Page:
Fun fact: During the war the castles was half in the occupied zone and half in the neutral zone… Therefore people would sneak through it to safety.

Cheverny was our third chateau.  This beautiful chateau became part of the state in 1922.  It is known for the hunting hounds that reside on the grounds- seriously like 100 dogs just barking away ALL DAY long.  Can you imagine?  Apparently the dogs are still used for hunting trips every so often.

Chateau Cheverny

Fun fact:  People still live in the left and right wings of the castle… Can you imagine calling that place HOME?!?

And this was just the first days… next we get into the wine.  SIX different wineries and over 40 different wines… Get excited… because here we go!

Happy Birthday to Me!!!

So, it was my birthday last month and I decided, well more stumbled, upon my birthday present while in Siegnosse last week….

Happy Birthday to ME!!

Alter Ego

Alter Ego 2007

I have been looking for this wine for a LONG time now… I have been talking to my husband about it for over a year now, so when I found it I naturally SNAPPED it up!  Alter Ego comes from the same house as Chateau Palmer in Margaux, a small appellation on the left bank of the Bordeaux Region.  Chateau Palmer is a top wine house in the Margaux appellation (if not the best).  It makes exquisite wines at high prices that are best drunk 20 years after being bottled.

When I started working in the wine industry and really started to study wine, I worked with someone who had an enormous wine cave filled with old wine.  I mean top of the line bottles.  And I was blessed enough to share some of those bottles.  I can’t remember everything I drank, but certain bottles will always stand out in my mind.  Alter Ego was one of them.  Really, I woke up the next morning with the finish still on my palate.  I think it was at that point I really fell in love with wine and my palate fell in love with the finish.  Since then I have yet to taste a wine with as much finish… but I keep trying!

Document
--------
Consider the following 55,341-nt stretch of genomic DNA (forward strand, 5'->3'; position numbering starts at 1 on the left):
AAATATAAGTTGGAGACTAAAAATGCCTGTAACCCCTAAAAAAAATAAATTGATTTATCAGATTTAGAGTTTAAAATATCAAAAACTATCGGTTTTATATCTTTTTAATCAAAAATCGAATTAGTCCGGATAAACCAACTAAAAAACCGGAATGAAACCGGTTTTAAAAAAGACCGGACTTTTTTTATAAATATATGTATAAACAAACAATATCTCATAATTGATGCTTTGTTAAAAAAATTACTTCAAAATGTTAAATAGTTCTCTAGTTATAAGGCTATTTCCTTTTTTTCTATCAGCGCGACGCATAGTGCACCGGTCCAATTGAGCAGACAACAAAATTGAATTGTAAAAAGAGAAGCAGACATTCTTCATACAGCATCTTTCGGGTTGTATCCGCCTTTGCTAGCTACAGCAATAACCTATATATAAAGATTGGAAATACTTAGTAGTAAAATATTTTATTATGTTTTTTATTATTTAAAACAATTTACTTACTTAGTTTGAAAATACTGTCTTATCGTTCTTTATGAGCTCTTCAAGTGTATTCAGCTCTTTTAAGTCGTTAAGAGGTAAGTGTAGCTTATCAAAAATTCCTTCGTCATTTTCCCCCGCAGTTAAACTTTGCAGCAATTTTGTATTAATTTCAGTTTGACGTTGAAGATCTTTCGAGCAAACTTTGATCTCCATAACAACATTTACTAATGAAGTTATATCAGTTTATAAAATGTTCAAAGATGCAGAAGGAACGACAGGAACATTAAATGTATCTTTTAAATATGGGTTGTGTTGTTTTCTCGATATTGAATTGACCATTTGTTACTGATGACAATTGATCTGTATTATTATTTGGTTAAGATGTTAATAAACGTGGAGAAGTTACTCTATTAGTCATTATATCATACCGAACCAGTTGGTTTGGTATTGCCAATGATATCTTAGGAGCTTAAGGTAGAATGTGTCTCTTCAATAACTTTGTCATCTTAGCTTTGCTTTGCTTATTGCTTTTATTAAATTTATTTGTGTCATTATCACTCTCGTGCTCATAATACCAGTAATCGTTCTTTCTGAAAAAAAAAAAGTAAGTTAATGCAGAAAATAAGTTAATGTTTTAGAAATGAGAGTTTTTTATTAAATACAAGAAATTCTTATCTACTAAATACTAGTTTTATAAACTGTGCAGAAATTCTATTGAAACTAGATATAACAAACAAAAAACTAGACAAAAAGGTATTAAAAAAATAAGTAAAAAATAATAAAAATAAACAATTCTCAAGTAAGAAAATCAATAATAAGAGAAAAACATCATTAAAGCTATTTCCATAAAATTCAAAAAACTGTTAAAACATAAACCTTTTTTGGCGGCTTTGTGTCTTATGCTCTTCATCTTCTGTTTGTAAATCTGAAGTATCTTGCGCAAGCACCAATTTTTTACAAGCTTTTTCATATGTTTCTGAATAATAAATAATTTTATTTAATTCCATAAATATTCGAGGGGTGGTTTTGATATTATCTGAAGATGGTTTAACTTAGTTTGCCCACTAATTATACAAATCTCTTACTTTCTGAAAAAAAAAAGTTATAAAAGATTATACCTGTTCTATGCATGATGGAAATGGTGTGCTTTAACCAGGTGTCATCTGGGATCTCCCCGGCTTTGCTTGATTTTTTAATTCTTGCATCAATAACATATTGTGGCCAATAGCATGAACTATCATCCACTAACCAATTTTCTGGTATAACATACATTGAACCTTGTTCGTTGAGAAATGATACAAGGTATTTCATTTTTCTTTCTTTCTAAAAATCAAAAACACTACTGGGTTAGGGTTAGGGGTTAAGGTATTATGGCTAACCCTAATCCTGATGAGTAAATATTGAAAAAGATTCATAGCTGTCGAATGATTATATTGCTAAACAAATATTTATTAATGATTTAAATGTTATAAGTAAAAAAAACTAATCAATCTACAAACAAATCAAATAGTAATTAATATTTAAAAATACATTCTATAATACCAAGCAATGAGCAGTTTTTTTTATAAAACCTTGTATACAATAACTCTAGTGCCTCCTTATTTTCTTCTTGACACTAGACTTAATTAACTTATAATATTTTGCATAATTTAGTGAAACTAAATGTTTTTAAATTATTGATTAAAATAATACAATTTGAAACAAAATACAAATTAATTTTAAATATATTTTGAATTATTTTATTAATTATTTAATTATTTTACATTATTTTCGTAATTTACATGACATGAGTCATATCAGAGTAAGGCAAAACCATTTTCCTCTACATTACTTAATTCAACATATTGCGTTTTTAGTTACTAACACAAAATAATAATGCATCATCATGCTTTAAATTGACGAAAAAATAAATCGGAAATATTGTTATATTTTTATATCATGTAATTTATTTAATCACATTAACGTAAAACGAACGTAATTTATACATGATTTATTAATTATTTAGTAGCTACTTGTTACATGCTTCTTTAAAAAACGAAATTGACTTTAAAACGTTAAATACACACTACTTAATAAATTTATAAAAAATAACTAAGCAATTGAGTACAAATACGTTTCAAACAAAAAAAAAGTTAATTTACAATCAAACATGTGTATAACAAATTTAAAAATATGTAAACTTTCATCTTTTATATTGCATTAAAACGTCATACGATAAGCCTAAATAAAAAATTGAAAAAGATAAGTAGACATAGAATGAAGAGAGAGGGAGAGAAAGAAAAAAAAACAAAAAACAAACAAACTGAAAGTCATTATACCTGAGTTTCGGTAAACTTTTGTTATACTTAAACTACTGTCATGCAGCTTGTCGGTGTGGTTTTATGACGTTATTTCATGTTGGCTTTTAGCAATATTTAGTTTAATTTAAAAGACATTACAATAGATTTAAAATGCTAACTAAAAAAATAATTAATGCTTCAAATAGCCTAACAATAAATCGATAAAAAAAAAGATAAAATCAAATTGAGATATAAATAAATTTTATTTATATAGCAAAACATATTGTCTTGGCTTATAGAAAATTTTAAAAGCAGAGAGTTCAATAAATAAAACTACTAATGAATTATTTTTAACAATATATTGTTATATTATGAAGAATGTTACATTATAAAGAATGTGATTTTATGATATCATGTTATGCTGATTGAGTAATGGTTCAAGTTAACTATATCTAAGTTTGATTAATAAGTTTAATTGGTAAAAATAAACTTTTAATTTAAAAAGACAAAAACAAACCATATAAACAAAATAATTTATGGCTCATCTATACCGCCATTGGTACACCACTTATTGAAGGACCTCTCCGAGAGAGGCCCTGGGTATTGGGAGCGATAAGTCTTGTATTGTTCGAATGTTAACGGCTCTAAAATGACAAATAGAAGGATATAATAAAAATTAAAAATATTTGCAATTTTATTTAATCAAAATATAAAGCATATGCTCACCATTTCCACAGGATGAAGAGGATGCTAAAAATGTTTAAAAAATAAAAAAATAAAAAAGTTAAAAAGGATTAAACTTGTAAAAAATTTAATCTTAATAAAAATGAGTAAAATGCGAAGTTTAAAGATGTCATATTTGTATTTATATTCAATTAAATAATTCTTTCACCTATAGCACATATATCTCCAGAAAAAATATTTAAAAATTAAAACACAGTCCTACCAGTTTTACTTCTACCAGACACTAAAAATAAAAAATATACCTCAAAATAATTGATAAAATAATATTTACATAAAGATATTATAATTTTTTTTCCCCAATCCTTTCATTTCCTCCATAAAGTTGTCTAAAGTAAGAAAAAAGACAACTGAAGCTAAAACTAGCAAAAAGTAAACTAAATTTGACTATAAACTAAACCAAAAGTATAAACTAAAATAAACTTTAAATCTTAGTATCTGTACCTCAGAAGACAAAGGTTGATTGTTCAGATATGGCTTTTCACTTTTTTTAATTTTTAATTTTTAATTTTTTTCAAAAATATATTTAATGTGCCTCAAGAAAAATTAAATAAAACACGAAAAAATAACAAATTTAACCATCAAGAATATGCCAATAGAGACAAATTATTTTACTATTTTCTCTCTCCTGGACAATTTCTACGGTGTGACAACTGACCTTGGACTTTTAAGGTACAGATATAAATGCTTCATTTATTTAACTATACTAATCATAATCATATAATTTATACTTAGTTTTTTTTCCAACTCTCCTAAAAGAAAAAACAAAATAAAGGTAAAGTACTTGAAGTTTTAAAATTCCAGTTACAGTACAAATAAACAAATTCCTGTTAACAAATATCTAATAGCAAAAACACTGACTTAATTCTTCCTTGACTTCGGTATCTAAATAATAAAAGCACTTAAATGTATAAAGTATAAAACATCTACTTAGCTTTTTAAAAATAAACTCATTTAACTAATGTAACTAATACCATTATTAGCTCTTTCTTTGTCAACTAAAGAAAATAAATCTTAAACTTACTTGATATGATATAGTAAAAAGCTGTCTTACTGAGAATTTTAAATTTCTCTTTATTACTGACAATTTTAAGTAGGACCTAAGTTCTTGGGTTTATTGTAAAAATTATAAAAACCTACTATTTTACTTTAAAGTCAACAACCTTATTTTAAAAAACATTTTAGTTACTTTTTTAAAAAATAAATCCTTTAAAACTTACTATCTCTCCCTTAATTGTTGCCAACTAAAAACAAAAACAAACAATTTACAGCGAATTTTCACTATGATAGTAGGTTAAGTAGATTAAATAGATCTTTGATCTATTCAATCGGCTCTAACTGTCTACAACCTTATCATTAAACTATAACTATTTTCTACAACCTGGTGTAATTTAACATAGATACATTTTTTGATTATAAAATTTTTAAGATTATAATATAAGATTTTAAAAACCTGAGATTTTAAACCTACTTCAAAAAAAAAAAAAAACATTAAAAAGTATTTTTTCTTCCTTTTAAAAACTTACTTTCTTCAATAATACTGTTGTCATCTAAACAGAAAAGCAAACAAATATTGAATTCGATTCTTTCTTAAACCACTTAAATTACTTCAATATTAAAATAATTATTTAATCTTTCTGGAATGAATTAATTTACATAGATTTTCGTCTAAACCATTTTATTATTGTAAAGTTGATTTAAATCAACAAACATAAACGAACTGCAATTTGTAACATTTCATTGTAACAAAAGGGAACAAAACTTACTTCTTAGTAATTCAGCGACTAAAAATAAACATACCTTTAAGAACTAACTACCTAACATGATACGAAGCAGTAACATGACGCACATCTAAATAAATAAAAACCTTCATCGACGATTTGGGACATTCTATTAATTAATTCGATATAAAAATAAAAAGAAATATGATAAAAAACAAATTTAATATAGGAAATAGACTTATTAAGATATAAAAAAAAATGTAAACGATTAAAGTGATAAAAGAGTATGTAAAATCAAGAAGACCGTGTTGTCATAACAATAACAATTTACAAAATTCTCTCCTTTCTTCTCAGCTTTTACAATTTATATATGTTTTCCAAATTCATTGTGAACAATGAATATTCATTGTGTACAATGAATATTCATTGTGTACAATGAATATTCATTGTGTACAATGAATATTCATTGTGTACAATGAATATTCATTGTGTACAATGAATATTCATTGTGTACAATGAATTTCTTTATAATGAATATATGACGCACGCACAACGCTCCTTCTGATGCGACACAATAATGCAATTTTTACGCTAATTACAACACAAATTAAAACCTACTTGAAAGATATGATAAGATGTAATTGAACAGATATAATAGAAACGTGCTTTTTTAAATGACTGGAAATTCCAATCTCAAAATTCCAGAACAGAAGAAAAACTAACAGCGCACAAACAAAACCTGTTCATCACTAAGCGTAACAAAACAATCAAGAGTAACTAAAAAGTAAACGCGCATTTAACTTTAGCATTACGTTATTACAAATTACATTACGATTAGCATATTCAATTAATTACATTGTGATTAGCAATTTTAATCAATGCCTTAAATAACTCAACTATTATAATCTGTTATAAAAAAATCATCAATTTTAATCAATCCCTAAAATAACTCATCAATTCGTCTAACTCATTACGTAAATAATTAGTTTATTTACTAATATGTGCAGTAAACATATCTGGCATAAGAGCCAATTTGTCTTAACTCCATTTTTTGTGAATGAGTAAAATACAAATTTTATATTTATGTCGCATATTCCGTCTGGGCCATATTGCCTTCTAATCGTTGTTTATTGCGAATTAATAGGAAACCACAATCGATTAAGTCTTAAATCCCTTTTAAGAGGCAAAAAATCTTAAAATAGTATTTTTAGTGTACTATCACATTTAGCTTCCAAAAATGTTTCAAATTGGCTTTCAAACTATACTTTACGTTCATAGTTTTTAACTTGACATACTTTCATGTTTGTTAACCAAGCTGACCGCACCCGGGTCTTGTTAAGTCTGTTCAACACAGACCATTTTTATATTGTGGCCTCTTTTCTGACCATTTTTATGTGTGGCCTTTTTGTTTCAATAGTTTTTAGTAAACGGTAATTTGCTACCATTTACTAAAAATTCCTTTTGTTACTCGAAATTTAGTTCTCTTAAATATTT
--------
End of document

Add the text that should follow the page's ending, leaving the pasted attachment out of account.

Alter Ego is a wine made by Chateau Palmer to be consumed quicker than Chateau Palmer itself- still 5-10 years, but that’s faster than Chateau Palmer.  The winery has only been bottling Alter Ego for about 15 years, in my opinion (although, I do not know for sure) this is their bottle to get people interested in their wines.  It is a great ‘middle ground’ wine between the robustness of French terroir and the fruit-forward bombs of California.  Alter Ego is a refined balance between the two.

Not to mention… it’s BOMB!  I am one happy girl (who has to wait another 5 years before drinking her present), but happy all the same!

🙂 🙂 🙂

Sometimes the who is more important than the what…

We have all tried really great wine and sometimes really bad wine and sometimes we don’t care about the wine because the company is so great.  So- can a bad or mediocre wine change with the company?  This past week a friend and I went on a relaxing vacation to Seignosse, France.  A small town right on the Atlantic coastline mainly for tourists and summer vacationers, we went for a week of relaxation and just resting on the beach.  Unfortunately, it was maybe the worst week weather wise to vacation at the beach!  But we made the best of the 5 hours of sun we had all week!

Seignosse Sunny

So, back to my question… can the company change the wine?  After this week I think there might be something to this thought.  I went with a friend who is a sweet wine fan and maybe not as enthusiastic as me ;), we made our wine selections from the grocery store in the area- not top quality, but we weren’t there for a wine week, and we chilled.

So here are the 4 bottles we consumed and some thoughts on each…

First wine

Chateau La Croix de Berny, Puisseguin-Saint-Emilion 2011

Puisseguin Saint Emilion

Yes, 2011, but like I said it was just the grocery store and limited options.  I actually chose it because I had just tried a Lussac-Saint-Emilion and thought why not continue with that theme… The big difference between the two was that in this particular bottle I think they forgot to add the alcohol.  It was super light and grapey, juice.  In general, it is one of the smaller villages just north of the great Saint-Emilion and creates similar blends, but at a lesser quality and price (however, there are always exceptions).  Anyway, this was a basic blend at the very best.  Not so impressed.  Even with my friend, we decided this was not the best way to start the week…

Wine one- MF. Massive fail.

Second wine